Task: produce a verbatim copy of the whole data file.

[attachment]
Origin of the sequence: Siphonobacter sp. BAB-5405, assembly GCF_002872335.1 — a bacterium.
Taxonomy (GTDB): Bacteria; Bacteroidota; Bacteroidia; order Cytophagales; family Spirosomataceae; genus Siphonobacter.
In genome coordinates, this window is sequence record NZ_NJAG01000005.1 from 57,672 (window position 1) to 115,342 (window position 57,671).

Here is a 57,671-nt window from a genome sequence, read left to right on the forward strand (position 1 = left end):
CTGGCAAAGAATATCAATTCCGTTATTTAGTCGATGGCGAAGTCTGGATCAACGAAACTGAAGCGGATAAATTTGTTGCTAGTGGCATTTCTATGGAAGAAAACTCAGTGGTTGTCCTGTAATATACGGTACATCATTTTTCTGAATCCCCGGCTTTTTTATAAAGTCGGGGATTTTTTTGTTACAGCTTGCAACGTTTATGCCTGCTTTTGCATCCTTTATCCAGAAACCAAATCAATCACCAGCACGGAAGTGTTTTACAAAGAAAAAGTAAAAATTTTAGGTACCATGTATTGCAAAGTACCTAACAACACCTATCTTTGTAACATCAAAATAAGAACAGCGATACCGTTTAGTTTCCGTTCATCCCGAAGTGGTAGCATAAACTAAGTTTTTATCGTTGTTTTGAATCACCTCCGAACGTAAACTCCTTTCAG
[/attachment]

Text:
Origin of the sequence: Siphonobacter sp. BAB-5405, assembly GCF_002872335.1 — a bacterium.
Taxonomy (GTDB): Bacteria; Bacteroidota; Bacteroidia; order Cytophagales; family Spirosomataceae; genus Siphonobacter.
In genome coordinates, this window is sequence record NZ_NJAG01000005.1 from 57,672 (window position 1) to 115,342 (window position 57,671).

Here is a 57,671-nt window from a genome sequence, read left to right on the forward strand (position 1 = left end):
CTGGCAAAGAATATCAATTCCGTTATTTAGTCGATGGCGAAGTCTGGATCAACGAAACTGAAGCGGATAAATTTGTTGCTAGTGGCATTTCTATGGAAGAAAACTCAGTGGTTGTCCTGTAATATACGGTACATCATTTTTCTGAATCCCCGGCTTTTTTATAAAGTCGGGGATTTTTTTGTTACAGCTTGCAACGTTTATGCCTGCTTTTGCATCCTTTATCCAGAAACCAAATCAATCACCAGCACGGAAGTGTTTTACAAAGAAAAAGTAAAAATTTTAGGTACCATGTATTGCAAAGTACCTAACAACACCTATCTTTGTAACATCAAAATAAGAACAGCGATACCGTTTAGTTTCCGTTCATCCCGAAGTGGTAGCATAAACTAAGTTTTTATCGTTGTTTTGAATCACCTCCGAACGTAAACTCCTTTCAG